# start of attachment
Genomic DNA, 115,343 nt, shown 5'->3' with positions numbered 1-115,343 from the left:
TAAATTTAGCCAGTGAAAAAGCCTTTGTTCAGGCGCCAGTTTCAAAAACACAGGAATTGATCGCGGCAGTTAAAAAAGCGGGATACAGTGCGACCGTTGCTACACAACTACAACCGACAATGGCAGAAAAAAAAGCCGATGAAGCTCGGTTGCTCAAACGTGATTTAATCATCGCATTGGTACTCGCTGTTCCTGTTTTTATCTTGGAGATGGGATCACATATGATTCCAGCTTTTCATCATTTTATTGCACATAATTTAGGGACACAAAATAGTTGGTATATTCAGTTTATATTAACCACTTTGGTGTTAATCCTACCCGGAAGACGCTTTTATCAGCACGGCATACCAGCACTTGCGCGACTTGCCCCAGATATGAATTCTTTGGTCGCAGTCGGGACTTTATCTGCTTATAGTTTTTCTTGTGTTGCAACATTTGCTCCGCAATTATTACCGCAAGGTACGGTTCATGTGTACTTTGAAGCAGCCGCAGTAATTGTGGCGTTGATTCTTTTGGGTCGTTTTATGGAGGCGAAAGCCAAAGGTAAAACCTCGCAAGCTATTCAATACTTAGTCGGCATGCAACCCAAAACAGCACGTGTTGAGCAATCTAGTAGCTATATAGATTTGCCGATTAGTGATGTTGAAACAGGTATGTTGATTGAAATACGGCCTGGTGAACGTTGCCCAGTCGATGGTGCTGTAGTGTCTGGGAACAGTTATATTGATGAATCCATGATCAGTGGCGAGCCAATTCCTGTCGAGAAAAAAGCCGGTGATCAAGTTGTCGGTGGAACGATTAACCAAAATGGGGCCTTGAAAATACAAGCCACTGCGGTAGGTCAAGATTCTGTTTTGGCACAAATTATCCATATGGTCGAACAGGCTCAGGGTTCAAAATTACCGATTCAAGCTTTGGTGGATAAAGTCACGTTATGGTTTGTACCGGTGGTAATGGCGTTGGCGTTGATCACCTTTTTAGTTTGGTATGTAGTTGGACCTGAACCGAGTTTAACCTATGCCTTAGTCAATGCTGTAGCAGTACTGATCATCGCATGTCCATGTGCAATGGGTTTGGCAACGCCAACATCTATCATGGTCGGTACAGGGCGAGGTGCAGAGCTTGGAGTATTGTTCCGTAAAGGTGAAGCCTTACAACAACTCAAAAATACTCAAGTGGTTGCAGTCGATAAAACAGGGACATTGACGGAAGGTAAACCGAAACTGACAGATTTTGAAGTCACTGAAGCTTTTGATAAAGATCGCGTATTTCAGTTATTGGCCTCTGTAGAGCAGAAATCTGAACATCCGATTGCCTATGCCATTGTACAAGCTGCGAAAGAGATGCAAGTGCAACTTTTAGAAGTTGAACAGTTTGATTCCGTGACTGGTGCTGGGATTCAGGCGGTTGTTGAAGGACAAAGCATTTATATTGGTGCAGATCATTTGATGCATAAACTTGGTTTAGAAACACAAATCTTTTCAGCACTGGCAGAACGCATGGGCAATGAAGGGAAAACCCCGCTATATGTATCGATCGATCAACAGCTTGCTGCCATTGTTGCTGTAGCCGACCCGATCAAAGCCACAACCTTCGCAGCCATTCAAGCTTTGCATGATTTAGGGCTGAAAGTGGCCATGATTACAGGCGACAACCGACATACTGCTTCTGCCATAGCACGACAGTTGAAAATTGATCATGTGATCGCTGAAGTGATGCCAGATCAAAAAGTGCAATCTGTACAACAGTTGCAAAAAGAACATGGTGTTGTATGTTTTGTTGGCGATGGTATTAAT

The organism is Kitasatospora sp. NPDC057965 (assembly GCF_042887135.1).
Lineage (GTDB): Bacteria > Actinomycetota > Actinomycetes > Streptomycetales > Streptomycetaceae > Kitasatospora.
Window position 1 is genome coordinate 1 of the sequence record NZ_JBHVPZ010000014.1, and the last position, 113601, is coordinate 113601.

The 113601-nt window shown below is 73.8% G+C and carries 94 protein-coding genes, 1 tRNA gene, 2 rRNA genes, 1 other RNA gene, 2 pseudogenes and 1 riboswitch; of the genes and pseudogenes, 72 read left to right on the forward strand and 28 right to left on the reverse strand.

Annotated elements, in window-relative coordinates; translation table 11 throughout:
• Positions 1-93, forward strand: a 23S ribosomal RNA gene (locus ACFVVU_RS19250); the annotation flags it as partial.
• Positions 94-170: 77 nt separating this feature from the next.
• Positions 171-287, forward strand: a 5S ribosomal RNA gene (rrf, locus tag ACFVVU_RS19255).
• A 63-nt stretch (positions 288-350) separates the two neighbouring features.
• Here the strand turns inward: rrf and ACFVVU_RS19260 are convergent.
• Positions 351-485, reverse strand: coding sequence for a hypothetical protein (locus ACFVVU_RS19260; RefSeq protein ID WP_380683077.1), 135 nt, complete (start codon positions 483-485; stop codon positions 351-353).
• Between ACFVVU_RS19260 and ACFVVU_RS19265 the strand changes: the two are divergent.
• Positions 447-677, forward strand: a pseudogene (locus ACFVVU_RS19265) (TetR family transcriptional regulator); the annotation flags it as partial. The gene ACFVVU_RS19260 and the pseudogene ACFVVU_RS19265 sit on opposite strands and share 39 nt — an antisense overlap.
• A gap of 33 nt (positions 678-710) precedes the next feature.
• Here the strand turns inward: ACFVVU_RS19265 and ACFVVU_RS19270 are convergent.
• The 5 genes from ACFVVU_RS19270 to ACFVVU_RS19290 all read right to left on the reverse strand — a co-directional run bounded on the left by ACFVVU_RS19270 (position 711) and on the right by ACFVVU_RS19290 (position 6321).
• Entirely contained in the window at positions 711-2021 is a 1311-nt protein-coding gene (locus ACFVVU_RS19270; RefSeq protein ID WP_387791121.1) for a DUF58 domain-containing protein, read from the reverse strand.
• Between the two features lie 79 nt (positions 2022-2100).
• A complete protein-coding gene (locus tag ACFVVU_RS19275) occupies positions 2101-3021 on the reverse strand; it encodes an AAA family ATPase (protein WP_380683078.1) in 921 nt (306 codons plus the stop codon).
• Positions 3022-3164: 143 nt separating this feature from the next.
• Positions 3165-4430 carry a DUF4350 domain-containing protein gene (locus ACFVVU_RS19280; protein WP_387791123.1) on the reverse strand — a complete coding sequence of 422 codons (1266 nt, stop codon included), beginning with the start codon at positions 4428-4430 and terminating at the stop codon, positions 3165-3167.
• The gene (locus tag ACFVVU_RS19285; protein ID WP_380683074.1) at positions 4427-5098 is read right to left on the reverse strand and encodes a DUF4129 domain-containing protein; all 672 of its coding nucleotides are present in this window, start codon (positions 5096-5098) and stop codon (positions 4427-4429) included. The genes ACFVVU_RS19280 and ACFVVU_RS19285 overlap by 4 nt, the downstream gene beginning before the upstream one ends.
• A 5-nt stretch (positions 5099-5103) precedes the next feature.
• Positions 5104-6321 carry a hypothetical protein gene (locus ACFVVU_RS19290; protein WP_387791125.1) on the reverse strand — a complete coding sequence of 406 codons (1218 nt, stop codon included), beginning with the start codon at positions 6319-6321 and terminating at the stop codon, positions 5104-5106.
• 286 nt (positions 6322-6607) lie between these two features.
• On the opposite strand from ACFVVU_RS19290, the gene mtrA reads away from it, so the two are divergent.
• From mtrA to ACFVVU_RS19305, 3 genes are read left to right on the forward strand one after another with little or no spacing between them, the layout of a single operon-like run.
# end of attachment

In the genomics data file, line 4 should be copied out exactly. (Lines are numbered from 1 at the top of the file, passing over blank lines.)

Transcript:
Lineage (GTDB): Bacteria > Actinomycetota > Actinomycetes > Streptomycetales > Streptomycetaceae > Kitasatospora.